2. Collaborating with international partners is a source of learning and funding

Global business has its benefits such as encouraging diversity and developing intercultural understanding which in turn breaks down barriers and misconceptions. Working with international partners highlights different ways of thinking and working and promotes openness. It pushes you to visualise something from a different perspective. Tourism has made our world smaller and more connected allowing us to open our minds to different cultures, just as collaborating with international partners opens us to a new way of learning.

Through the Iceland Tourism Cluster, Ásta and her team have had the opportunity of collaborating with international partners on various EU projects. She mentions the importance of this as a source of learning as well as a source of funding for the Cluster. Our connection with Ásta is through an EU project led by Munster Technological University on the Circular Economy 4 Regenerative Tourism (CE4RT). It allows us to build our networks wider on an international level, tapping into international innovation and gaining insights from them.

3. Tourism is a “living creature”

We sometimes think about tourism, as Ásta puts it, as “a living creature” or animate object for its many features. As mentioned before, tourism is not a standalone industry it is connected to so many others and offers the opportunity to bring people in who might have a broader and varying perspective. Tourism development therefore can bring these different stakeholders together to create conditions for the communities and destination to thrive and flourish, delivering a net benefit for all stakeholders.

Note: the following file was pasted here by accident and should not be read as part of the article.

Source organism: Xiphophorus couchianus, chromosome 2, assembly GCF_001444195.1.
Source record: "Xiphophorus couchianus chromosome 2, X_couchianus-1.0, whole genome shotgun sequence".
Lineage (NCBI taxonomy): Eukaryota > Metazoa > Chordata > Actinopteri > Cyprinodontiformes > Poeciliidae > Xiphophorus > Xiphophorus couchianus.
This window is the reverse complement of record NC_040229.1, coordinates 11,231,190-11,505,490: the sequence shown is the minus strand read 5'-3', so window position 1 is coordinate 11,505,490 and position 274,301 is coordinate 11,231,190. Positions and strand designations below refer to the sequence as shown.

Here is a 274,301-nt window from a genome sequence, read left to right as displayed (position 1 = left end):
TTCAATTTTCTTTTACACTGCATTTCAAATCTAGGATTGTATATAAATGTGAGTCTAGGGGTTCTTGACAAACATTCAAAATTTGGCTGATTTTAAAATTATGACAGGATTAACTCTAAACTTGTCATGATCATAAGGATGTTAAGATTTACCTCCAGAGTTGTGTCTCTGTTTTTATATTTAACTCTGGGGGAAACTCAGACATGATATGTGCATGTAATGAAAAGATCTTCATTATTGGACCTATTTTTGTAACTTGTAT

What is the Iceland Tourism Cluster?

The Iceland Tourism Cluster is a business-driven organisation with members from all over the value chain of Tourism and Travel in Iceland. The cluster focuses on promoting competitiveness and value creation within the Icelandic tourism industry. The main role of the Tourism Cluster is to enhance cooperation in the industry by bridging between the whole value chain of Tourism. The cluster offers a strong network of business leaders that have a focus on making the industry sustainable towards the future. The focus areas of the Cluster are sustainability, innovation, digital solutions and global connections.


What is The Huddle?

The Huddle is an online tourism community and network for like-minded tourism and hospitality professionals to connect, share and grow. It is free and all are welcome. It is a place to develop professionally and enhance your leadership, collaboration and networking skills and your knowledge on areas such as sustainable tourism and regenerative tourism. Learn more and register at


Aoibheann Boyle

If you are interested in learning more about collaboration or regenerative tourism, get in touch at [email protected].